III) Theory of Simulation

To facilitate simulation of a packet routed indirect MPP topologies I assumed that all links in a topology were generic and thus capable of transmitting an equal number of packets in the same time frame. To further abstract from hardware, I also assumed that each node is functional and has sufficient buffer size and routing speed to enqueue all incoming packets and dequeue outgoing packets at the speed of the outgoing links. This assumption allows the simulation to focus more on the physical characteristics of link interconnection and routing methods, and less on the implementation of node hardware. This also simplifies the chore of memory allocation by allowing a centralized packet heap for each topology instance.
This approach of simulation will be able to indicate problems with both packet livelock and deadlock in an IN by performing simulation runs involving many routing cycles. This is because the simulator is designed never to drop packets, so packets which are livelocked will hop around the network incrementing their hops counter and packets which are deadlocked will sit in the pkts[] heap accumulating their wait counter. When the simulation has injected the requested number of packets, all new network traffic will cease and eventually the network will drain and all packets must be routed to destination before the simulation completes. Since each packet is logged for number of hops and wait cycles it encountered, it would be a simple matter to flag livelocked packets as those with unusually high hops and deadlocked packets as those with excessive cycles waited. This does limit the simulator capabilities, however, since it keeps track of every packet in a centralized packet heap and there is currently no mechanism to suppress nodes from injecting new packets into a congested network. Therefore in extreme congestion the simulator can experience large growth in memory allocation and processor utilization per each simulation cycle. A maximum memory to allocate limit is specified in config.h of the simulator code files, if this threshold is breached the traffic generator will cease injecting packets and continue to route out all remaining packets in the pkt[] heap.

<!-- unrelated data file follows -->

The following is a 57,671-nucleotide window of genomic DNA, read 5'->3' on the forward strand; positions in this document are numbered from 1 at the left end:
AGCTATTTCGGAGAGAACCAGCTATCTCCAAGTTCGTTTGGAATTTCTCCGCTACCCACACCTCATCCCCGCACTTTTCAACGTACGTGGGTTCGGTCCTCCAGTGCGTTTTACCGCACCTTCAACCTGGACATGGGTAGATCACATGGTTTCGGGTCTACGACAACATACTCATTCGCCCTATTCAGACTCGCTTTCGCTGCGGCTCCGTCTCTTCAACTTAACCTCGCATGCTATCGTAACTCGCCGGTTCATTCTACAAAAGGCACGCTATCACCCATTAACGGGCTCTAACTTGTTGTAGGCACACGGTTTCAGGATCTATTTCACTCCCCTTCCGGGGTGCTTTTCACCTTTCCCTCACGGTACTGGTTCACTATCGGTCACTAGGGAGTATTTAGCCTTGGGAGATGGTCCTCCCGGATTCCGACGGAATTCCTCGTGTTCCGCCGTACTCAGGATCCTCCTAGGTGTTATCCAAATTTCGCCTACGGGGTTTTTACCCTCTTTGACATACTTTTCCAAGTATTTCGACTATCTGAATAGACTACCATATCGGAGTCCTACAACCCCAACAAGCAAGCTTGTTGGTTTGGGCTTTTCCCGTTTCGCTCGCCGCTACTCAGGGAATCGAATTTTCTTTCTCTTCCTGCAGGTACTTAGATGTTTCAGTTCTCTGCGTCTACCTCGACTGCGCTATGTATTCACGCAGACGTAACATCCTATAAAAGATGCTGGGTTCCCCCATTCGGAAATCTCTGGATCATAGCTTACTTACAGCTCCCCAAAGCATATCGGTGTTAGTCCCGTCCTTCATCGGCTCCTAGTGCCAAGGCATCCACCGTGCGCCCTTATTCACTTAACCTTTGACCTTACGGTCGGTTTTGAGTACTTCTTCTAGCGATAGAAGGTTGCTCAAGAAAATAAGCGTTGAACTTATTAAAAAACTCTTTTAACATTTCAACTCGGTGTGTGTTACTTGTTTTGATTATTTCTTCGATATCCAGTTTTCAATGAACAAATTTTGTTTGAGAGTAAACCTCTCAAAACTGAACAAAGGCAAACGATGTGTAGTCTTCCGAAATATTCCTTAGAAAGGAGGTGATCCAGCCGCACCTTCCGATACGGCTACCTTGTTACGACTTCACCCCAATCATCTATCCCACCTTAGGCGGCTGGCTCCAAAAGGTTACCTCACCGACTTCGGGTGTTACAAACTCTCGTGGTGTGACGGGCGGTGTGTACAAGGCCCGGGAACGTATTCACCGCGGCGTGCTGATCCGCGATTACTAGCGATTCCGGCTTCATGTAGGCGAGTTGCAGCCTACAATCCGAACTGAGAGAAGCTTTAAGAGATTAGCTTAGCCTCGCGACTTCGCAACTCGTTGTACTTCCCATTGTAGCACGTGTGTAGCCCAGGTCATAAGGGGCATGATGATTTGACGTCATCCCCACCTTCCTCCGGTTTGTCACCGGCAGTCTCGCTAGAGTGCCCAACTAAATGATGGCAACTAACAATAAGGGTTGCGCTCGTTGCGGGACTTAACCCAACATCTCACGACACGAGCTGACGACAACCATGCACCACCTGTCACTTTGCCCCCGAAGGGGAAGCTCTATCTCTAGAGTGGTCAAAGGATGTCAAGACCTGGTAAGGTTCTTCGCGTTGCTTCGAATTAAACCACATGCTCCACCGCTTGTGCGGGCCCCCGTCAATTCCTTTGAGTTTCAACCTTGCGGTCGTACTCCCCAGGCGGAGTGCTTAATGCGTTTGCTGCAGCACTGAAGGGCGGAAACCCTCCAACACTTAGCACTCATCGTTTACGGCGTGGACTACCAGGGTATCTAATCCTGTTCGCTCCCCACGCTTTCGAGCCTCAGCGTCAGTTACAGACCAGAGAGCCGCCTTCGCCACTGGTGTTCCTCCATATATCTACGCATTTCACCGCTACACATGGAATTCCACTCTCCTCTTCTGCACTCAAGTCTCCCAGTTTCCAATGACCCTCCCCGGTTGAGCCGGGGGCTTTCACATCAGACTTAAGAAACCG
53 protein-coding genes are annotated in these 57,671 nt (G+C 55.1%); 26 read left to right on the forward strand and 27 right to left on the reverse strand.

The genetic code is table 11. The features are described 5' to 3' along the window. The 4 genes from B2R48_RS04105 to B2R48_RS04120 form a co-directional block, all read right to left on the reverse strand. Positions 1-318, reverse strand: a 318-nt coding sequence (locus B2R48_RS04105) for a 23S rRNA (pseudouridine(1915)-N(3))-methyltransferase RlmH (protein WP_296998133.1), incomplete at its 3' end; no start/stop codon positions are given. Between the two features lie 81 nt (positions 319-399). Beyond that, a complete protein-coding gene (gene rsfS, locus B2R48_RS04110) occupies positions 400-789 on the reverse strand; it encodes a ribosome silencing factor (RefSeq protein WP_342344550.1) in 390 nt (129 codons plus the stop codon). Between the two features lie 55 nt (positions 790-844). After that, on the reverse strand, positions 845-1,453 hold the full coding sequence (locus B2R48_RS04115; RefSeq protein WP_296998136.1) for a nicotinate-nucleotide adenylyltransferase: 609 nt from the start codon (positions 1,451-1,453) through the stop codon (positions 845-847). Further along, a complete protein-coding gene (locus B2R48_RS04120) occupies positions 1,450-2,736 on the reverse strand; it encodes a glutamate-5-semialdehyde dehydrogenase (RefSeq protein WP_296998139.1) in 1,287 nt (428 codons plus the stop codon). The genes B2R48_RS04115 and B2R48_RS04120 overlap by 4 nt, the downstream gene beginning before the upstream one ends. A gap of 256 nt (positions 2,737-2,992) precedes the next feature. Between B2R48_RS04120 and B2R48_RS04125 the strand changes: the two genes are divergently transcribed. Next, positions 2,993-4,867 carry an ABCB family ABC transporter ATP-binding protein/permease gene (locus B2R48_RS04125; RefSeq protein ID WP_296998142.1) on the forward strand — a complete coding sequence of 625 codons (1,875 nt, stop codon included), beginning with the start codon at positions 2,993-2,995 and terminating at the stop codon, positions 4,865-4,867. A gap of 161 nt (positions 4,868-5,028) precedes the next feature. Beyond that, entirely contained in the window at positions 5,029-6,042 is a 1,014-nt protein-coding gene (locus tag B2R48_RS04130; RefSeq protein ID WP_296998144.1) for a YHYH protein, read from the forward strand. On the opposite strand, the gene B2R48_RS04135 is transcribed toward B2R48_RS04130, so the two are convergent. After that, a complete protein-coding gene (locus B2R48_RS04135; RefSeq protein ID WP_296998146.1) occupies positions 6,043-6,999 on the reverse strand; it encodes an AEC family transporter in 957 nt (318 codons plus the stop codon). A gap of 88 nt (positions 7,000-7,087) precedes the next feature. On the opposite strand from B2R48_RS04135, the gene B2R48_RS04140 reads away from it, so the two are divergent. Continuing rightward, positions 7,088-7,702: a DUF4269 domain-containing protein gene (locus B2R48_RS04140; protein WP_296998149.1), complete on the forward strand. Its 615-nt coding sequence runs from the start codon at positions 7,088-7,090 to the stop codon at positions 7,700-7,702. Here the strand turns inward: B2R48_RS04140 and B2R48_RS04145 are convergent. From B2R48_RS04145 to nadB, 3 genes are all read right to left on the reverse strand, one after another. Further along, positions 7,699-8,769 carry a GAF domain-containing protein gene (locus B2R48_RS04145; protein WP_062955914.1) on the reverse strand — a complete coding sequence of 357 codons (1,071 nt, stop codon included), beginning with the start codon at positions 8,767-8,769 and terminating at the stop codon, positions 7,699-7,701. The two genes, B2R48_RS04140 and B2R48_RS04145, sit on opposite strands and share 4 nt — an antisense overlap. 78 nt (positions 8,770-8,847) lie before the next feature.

Presently there is no log in a simulation packet to locate which nodes each packet hopped to or waited at, but from analysis of packets with similar routes and data for each node link including the number busy cycles, it should be apparent when any links become bottle necks.